That forcible eviction of a United Airlines passenger the other day is destined to become a prime case study in every Public Relations 101 class of what not to do if you’re in the business of selling something to people who have a choice.
The ugly incident, like everything else in modern life, was captured by nearby cellphones. It’s gone viral so millions have been treated to the sight of what happens in United’s Friendly Skies when they want you out of your seat after saying it’s OK. We saw the bloodied customer and his belly button as he was dragged down the airplane aisle, screaming he had patients in Louisville. Is there a doctor no longer in the house?
Now, there’s an attempted boycott of United. You could say United’s stock has crash-landed, except it’s unclear if it’s hit bottom yet. Already $700 million has been wiped from its market value.
The airline’s CEO, Oscar Munoz, has apologized and announced a detailed investigation, which veteran air travelers file under “It should only be a short delay, folks.” The CEO also pointed out the passenger was belligerent. No kidding. Standy for media stories exploring the ousted passenger’s background, all of which is irrelevant to the scene.
Unless you fly on Southwest Airlines, air passenger resentments have been building for years, ever since deregulation allowed them to start cutting corners on things we had grown accustomed to. Like resentments over, oh, say, entitlement reforms.
The grumbling began in the late eighties with American Airlines realizing it could save $40,000 every single day simply by leaving an olive out of its airborne salads. Seriously.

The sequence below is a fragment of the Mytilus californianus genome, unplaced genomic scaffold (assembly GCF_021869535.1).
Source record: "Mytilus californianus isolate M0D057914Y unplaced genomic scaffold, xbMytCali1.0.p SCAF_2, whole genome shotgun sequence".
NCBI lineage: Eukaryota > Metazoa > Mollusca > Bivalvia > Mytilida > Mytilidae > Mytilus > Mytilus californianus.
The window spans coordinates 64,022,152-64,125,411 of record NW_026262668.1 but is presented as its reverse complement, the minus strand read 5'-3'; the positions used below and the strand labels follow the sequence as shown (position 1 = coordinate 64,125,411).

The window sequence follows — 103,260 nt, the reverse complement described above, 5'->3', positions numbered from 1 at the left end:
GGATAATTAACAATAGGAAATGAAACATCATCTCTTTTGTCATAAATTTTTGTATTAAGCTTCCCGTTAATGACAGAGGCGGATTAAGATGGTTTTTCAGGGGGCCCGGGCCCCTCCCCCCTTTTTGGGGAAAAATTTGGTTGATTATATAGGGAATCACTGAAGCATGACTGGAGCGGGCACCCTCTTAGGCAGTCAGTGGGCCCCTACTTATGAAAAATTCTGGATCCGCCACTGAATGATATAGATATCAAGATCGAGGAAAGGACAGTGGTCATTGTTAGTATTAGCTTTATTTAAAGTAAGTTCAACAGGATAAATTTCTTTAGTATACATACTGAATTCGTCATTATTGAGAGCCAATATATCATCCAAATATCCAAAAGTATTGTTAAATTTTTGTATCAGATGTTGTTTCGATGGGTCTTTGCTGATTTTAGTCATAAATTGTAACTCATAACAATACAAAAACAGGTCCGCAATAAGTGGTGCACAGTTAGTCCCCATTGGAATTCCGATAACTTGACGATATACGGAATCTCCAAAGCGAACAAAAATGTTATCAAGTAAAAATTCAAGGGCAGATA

Airlines have been cutting back everywhere ever since. Remember free bags? Knee room? Pillows?
Then comes Sunday. The ousted passenger, David Dao, and three others were picked randomly from everyone who had already boarded. You, you, you and you out of here! Three went peacefully.
See, that’s the deal: Once, you’re onboard, it’s Go Time. Too late for any airline to renege.
If you’re still in the waiting area, that’s something else. Then maybe we can negotiate something. United had offered $400 and more for volunteers to fly later. No one bit. How about $500? $600? Right now, after this global corporate shaming, two-grand would seem like a real deal to United execs.
Initial reports said United had overbooked the flight. They all do this and it’s really passengers’ fault. Because some of us — and you know who you are — decide not to show but fail to tell the airline. But in good faith, it’s saving your seat.
To protect them$elve$ by maxing revenue, airlines book too many passengers, counting on no-shows to balance it out. But sometimes no-shows don’t not show. Which means too many butts for too few uncomfortable seats.
Ah, but there’s been an official change now in United’s story. Munoz explains that technically Flight #3411 was sold out with paying customers just fine. Paying butts meet equal number of seats.
However, United’s crew assignment folks discovered late they were going to be four crew members short in Louisville the next day. They needed to get them there. Crew-assigning is a very complex business, matching the right number of experienced people with sufficient allowable flight hours left in the month and required rest times to the correct model plane in the proper city at the appointed time.
Munoz has apologized again, this time deeply: “No one should ever be mistreated this way.” And he just announced a complete study of company policies. He’s ordered reviews of “crew movements, our policies for incentivizing volunteers in these situations, how we handle oversold situations and an examination of how we partner with airport authorities and local law enforcement.”
Other than that, everything is good now and our flight should be leaving shortly.